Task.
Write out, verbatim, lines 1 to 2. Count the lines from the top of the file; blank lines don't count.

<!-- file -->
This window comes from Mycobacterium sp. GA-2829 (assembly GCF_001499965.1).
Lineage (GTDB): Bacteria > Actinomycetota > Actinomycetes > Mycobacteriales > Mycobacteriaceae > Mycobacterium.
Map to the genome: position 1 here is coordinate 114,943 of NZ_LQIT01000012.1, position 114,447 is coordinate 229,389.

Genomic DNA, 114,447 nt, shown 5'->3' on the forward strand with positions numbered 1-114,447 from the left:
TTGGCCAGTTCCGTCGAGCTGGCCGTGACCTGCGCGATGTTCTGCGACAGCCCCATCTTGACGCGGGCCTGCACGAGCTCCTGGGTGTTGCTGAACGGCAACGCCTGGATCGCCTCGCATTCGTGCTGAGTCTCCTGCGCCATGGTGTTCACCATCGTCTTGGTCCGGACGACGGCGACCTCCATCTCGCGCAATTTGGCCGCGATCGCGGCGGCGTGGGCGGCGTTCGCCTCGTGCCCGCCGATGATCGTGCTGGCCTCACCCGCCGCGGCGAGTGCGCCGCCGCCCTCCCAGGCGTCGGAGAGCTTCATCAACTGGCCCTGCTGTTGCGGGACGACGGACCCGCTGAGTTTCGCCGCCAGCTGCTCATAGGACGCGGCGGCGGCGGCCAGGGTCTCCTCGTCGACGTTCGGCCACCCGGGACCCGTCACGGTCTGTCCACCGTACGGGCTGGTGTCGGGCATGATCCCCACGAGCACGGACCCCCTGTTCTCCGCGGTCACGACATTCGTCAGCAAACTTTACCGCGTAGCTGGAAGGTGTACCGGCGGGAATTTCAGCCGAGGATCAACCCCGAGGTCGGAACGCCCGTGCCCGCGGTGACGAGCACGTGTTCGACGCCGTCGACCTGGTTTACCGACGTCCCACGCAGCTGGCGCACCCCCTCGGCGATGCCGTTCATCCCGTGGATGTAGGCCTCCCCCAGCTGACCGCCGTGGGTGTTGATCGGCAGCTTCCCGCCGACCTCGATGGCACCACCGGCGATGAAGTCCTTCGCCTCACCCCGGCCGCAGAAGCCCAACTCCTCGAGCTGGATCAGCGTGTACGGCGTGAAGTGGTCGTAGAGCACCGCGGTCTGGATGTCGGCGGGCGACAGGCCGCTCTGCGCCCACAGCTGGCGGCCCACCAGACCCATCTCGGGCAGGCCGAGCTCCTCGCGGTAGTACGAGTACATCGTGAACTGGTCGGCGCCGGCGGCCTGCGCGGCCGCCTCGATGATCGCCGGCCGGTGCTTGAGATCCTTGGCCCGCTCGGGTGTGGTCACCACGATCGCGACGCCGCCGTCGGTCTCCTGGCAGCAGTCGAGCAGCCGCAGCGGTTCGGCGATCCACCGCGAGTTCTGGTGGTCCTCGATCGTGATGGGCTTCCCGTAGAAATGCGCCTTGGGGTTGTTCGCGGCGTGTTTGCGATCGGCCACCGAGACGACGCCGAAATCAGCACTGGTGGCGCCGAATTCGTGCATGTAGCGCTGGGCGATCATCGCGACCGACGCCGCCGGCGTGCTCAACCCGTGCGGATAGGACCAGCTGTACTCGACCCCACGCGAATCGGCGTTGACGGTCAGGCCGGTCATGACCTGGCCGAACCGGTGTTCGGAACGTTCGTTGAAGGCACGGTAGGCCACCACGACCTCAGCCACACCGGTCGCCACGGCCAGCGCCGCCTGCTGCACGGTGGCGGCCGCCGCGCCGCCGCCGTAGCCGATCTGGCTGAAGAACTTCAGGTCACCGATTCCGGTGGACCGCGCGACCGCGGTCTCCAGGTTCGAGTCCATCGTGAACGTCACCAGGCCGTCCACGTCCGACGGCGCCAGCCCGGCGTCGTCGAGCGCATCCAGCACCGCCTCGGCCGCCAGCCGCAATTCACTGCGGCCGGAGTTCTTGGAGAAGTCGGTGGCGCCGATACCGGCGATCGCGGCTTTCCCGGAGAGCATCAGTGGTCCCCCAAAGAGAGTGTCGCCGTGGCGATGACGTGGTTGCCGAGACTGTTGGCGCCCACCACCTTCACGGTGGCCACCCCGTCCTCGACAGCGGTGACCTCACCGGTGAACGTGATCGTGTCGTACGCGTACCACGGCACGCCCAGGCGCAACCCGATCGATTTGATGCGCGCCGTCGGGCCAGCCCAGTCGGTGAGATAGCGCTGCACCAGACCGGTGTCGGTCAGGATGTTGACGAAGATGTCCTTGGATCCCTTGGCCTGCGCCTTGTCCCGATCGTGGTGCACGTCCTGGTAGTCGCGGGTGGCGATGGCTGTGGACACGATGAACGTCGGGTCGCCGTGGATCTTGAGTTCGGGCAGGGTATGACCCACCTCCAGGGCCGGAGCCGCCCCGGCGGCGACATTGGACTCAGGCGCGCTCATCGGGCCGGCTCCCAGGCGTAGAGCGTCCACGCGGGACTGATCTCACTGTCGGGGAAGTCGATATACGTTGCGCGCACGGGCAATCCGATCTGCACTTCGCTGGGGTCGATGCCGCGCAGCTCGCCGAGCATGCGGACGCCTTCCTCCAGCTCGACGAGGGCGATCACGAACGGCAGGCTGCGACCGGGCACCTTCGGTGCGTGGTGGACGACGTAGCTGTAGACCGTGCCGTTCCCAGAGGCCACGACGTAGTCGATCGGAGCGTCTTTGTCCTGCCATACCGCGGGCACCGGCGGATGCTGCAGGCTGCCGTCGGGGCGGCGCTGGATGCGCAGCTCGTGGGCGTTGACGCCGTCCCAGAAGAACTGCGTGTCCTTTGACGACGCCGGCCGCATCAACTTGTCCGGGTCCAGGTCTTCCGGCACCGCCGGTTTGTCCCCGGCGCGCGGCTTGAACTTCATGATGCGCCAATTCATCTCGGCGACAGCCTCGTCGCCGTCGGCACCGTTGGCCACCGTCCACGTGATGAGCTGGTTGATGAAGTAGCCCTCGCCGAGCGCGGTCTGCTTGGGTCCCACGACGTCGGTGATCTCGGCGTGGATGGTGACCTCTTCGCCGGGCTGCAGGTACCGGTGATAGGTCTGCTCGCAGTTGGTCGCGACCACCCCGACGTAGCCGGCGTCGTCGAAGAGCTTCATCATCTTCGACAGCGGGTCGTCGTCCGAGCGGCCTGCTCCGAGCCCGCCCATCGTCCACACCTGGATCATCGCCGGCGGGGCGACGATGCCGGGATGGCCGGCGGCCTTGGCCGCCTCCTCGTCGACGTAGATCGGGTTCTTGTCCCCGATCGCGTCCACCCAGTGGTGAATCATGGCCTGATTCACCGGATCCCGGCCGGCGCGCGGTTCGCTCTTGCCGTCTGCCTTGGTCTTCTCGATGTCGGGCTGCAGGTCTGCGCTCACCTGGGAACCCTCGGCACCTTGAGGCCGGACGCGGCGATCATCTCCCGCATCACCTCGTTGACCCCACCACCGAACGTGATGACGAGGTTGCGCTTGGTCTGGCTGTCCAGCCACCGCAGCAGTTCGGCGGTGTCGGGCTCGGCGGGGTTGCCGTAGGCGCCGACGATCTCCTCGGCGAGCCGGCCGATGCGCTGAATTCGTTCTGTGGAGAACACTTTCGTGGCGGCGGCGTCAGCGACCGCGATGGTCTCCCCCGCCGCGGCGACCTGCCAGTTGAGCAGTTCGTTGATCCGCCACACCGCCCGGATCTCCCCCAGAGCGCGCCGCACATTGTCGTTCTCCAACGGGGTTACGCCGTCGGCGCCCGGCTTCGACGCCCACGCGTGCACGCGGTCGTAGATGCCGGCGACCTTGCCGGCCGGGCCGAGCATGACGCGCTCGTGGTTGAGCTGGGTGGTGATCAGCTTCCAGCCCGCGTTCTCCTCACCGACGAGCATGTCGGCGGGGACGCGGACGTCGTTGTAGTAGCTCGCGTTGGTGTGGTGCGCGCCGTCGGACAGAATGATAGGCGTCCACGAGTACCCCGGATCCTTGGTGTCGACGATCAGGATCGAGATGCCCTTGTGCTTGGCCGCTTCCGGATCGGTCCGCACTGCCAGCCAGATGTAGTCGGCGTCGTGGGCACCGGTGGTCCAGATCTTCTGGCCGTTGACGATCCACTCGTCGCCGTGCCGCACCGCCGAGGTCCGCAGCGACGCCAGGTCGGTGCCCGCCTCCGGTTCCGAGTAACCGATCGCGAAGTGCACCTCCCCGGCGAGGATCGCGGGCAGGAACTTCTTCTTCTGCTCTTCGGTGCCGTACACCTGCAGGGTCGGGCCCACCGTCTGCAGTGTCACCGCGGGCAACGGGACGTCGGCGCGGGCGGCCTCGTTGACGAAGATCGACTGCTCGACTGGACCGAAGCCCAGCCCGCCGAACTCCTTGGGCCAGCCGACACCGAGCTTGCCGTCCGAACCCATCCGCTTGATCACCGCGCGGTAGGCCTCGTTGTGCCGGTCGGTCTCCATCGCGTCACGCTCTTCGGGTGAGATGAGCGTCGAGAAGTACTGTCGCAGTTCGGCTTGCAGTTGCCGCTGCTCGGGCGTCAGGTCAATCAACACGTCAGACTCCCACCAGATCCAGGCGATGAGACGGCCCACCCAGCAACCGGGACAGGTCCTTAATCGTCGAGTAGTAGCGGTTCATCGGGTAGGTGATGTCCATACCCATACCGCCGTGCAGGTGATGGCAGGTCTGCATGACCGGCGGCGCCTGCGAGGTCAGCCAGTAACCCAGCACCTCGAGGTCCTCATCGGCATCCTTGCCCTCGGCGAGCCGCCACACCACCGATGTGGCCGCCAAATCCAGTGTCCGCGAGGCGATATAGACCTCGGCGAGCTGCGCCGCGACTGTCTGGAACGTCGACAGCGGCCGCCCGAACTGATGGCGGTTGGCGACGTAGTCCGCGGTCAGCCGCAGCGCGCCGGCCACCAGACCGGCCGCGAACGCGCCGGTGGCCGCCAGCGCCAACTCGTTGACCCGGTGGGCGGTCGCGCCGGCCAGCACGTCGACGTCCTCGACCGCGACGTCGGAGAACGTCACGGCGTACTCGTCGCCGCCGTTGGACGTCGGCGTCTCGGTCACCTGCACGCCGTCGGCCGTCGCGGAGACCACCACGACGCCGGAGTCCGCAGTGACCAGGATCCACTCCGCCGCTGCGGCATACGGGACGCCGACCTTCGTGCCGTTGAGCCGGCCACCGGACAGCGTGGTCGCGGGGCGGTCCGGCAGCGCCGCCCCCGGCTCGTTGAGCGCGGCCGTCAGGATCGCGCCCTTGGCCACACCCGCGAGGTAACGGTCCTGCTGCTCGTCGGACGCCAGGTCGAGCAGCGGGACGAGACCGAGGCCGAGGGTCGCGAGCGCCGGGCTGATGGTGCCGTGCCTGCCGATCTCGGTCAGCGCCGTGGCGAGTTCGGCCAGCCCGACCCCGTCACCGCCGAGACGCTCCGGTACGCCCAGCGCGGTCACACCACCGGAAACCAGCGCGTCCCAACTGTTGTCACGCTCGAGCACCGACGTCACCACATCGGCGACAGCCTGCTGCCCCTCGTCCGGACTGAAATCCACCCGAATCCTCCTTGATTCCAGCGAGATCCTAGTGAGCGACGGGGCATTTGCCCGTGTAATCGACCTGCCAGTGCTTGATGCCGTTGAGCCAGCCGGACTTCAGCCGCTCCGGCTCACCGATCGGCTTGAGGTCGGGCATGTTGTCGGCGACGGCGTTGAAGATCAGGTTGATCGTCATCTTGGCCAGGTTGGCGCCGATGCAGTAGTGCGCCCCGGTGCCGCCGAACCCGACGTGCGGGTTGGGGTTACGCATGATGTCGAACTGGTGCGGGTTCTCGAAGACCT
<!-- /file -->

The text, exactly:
This window comes from Mycobacterium sp. GA-2829 (assembly GCF_001499965.1).
Lineage (GTDB): Bacteria > Actinomycetota > Actinomycetes > Mycobacteriales > Mycobacteriaceae > Mycobacterium.